Shame, Blame and What Almost Became a Def Leppard Play

14231787_10209977296810336_1027723112982667808_oGuest Post by The Seduction Theory playwright Sherry MacDonald

Hysteria. Red line. Yellow submarine. For last year’s FemFest Bake-Off competition my fellow playwrights and I were given eight hours to incorporate these three ingredients into a scene. Upon hearing the word ‘hysteria’ I became very excited (no pun intended) and quickly delved into online research fueled by the prospect of writing a scene set in Freud’s time about his theories for treating the ‘disease’ then known as hysteria. Great!

seduction-theory

Vancouver playwright, Sherry MacDonald

The problem that immediately became apparent to me was this: While there were all kinds of possibilities for folding ‘red line’ into the mix, what was I going to do with ‘yellow submarine’?

Yes, there were submarines during Freud’s time, but ‘yellow submarine’ is an unavoidably iconic term that would necessarily place the scene in an era post Beatlemania. I briefly toyed with riffing on the term, abandoning Freud, along with John, Paul et al, to set the scene in a place called The Yellow Submarine Sandwich Shop whereby a couple of rock star wannabes rehearse a karaoke version of Def Leppard’s Hysteria. Funny? Maybe. It could be fun . . .

But what if I won? I’d have to spend a year writing a play that revolves around a 1980s ‘hair band’ karaoke contest. No, back to Freud and his theories.

Fortunately for me, I went with my original gut feeling. The writing of the one act play The Seduction Theory which is being produced by Sarasvàti  at this year’s FemFest, has been a rewarding and challenging ride for me as a playwright. The necessity of having to deal with ‘yellow submarine’ actually turned out to be a blessing. Through my original ‘Wiki-mania’ research for the Bake-Off, madly keying in terms like ‘Freud’, ‘hysteria’ and eventually ‘seduction theory’, I came across an entry having to do with girls’ training schools —a then term for reformatories—in Canada and the U.S. during the middle part of the last century. Bingo! Or should I say, Ringo!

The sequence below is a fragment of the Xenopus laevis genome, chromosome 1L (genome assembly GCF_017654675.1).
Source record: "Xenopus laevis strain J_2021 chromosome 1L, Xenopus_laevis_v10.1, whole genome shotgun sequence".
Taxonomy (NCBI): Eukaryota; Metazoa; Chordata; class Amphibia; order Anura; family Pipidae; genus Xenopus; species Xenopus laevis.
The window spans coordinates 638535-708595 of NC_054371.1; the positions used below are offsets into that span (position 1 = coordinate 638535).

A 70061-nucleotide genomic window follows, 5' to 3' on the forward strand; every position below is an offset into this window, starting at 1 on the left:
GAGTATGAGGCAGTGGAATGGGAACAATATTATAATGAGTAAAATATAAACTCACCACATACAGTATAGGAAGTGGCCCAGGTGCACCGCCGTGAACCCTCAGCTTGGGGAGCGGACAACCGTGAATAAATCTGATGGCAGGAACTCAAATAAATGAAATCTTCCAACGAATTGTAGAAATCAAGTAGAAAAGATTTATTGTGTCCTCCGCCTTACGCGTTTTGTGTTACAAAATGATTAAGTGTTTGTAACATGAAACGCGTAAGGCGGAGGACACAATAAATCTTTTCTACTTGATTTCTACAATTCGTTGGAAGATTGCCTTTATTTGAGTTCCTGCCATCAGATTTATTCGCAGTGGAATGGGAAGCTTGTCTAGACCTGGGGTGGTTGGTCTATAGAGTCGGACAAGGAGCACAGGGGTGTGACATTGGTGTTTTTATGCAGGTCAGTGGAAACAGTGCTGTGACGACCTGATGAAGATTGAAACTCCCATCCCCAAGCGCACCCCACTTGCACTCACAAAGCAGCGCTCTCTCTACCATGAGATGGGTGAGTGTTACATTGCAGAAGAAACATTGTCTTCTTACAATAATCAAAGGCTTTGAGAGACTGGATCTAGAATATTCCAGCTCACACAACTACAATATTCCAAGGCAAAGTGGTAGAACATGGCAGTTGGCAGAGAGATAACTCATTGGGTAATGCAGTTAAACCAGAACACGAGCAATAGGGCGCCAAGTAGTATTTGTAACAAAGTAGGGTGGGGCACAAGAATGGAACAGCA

Setting the Bake-Off scene in the 60s allowed for that all important third ingredient. And because I now was setting the play in a girls’ reformatory school, I had my first two characters, Cass and Rebecca, girls whom in the process of writing their story I have come to love.

Expanding the Bake-Off scene to a one-act, I set the play back ten years to the mid-50s, a time before social movements began to take hold in North America, an era that saw the beginning of the consumer society, a ripe breeding ground for Freud’s theories to thrive. It was a time not too distant from our own, but distant enough to help frame atrocities committed at the fictional Westview Training School, as a product of ‘the times’.

Unfortunately, this restriction of time and place, ultimately is faulty. For while some of what Cass and Rebecca endure at Westview would not take place today (at least not in North America), the central theme of The Seduction Theory, subverting the female voice through victim blaming, is very much alive and well in 2016. One only has to glance at the latest headlines for verification. The play then is an examination of the current state of affairs for women and girls.

I recently received, courtesy of Theatre BC, a public reading of the script in its present form, which sparked a heated debate. “Would a learned man such as Dr. Branford, ‘the baddie’ in the play, really say the things he does?” “How much has changed since then?” “Has anything changed?” Witnessing firsthand the passion audience members displayed during this exchange, told me I just might be on to something.

Writing a play that explores topical issues that have the potential for impassioned discourse is extremely satisfying to me. And it’s all thanks to the Sarasvàti Bake-Off initiative. I may have been right in choosing Freud over Def Leppard after all. Then again, emotional debate over hair extensions and spandex pants could also be interesting.

 

Catch the world premiere of The Seduction Theory at FemFest 2016, September 17 – 24, 2016 at the Asper Centre for Theatre and Film. For tickets visit femfest.ca or call 205-586-2336.

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1 Comment

  1. looking forward to seeing Seduction Theory


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